From the short inscriptions on the Udaygiri Caves, names of his father-in-law and some of his officers found prominently which are of Sanskrit origin. With a sacred language of Sanskrit Origin, Janism was a religion of northern India.

By some scholars the names of some of his probable successors, VADUKA Kudupsiri are taken as of Dravidian origin though it has not been accepted by all.

As of Sanskrit origin, the name of Kharavel too has been interpreted meaning the ocean.

Some of the facts have been analysed above is to show that the Chedies of the Kalinga were of the northern origin and they Patronized and spoke a language of Sanskrit origin.

Assigned to the third century A.D., the Bhadrakha inscription of GANA is Prakrit. But there are certain words in this inscription which do not follow the Prakrit grammar and language. In this epigraph a word “MEDHA” is used. This seems to be a word of local language then Prevailing in then Kalings.

Upto the beginning of the Gupta Period, Prakrit was the language in all documents in then ODISHA.

This continues, it seems, up to 4th Century A.D. But all the epigraphs of the later Gupta period found in ODISHA, was in Sanskrit. Sanskrit was prevalent during the time of all the ruling dynasties of ODISHA like the vigrahas and the Matharas who have used Sanskrit in their charters. In their copper plates all the later dynasties like the Shilodbhavas, Bhaumas and Somavanisis used the language Sanskrit only. From the fourth fifth century A.D. onwards a change in the official language from Prakrit to Sanskrit seems to have taken place.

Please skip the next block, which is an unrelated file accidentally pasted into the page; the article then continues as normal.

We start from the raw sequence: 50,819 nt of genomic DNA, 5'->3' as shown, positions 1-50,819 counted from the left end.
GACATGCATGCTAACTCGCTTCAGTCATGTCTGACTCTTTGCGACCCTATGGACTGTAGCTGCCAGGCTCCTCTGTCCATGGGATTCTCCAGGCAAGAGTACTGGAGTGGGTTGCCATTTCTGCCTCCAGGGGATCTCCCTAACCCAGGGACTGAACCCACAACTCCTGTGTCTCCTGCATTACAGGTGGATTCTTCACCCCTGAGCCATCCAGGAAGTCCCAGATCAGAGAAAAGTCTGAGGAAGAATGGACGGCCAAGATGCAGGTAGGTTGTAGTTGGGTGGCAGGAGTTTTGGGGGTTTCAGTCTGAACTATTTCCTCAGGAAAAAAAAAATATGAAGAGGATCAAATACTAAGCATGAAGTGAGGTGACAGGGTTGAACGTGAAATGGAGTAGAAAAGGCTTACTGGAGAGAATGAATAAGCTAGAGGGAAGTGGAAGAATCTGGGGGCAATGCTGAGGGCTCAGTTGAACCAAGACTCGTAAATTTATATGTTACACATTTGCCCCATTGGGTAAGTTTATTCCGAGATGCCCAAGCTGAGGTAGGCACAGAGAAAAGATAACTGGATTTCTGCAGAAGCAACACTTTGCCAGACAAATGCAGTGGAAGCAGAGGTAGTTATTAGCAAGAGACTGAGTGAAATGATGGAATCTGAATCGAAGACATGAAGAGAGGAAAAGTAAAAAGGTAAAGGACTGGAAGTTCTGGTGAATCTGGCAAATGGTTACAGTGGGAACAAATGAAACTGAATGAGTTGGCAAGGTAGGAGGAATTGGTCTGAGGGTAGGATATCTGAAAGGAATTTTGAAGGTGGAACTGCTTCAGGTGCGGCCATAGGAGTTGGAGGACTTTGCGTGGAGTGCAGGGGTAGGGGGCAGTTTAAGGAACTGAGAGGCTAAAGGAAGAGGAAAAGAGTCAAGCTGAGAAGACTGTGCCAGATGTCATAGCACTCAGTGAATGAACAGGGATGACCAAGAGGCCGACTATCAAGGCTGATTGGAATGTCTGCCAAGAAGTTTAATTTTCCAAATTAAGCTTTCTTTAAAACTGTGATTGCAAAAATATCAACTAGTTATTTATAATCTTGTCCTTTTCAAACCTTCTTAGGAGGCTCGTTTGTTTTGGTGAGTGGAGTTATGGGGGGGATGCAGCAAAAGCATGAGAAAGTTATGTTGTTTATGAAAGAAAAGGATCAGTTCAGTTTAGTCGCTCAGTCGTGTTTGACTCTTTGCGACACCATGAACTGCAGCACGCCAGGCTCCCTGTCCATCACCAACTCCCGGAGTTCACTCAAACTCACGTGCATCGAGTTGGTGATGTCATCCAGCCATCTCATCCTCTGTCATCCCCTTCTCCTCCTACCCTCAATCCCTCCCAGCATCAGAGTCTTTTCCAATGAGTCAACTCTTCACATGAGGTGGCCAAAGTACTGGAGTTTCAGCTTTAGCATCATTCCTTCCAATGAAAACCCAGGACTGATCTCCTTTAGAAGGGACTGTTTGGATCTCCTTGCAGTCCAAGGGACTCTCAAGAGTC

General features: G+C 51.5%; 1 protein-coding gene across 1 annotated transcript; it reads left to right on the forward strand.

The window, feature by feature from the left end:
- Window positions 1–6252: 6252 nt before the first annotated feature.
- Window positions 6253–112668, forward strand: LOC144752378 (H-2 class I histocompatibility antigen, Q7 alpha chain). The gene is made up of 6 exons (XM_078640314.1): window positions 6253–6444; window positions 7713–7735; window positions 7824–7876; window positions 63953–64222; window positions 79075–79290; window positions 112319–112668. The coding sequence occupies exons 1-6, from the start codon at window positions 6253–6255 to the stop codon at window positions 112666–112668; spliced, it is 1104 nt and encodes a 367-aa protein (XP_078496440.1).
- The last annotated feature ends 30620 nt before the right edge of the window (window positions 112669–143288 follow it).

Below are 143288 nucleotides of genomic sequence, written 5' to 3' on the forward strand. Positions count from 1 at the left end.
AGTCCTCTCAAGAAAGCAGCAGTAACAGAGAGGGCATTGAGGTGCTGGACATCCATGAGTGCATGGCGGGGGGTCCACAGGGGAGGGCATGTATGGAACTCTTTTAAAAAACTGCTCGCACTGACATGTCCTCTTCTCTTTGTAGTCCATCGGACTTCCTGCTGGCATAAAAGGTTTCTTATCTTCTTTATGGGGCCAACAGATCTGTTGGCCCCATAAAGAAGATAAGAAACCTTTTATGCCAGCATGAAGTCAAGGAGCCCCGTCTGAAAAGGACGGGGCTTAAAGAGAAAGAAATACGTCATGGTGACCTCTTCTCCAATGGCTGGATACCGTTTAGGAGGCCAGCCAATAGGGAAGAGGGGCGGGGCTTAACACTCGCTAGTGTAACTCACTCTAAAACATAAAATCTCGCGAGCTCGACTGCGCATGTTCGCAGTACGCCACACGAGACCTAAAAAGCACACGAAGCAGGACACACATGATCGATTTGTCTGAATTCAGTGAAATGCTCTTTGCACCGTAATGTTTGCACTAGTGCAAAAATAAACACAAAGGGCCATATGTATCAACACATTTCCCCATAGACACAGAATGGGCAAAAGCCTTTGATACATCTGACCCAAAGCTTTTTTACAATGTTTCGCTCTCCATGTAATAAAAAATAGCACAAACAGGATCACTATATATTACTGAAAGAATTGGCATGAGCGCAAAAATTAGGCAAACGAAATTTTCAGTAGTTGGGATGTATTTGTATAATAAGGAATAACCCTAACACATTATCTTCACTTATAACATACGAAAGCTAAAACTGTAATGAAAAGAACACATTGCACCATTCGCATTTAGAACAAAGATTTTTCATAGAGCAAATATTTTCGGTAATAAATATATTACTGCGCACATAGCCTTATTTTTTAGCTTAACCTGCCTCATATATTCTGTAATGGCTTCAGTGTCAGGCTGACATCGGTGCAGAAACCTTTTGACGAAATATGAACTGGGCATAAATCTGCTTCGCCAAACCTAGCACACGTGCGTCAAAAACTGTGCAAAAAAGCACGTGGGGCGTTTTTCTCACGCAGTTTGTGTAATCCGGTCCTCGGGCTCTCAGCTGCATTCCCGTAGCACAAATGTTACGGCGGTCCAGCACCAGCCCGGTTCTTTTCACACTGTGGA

Whether the direct administration of the imperial Guptas was ever introduced in the ODISHA for which scholars are still uncertain.

In the field of culture and religion during their rule, ODISHA felt the influence of the mighty change that took place in northern India and there is no doubt about it.

During the Gupta period there was revival of Hinduism and of Sanskrit which had its repercussion on ODISHA too. The local language must have been influenced and became Sanskritic in their origin and vocabulary.

During the rule of Matharas, Panchatantra was composed, who were the contemporaries of the Guptas, in ODISHA. All the languages of this country must have been influenced by this great work of Panchatantra.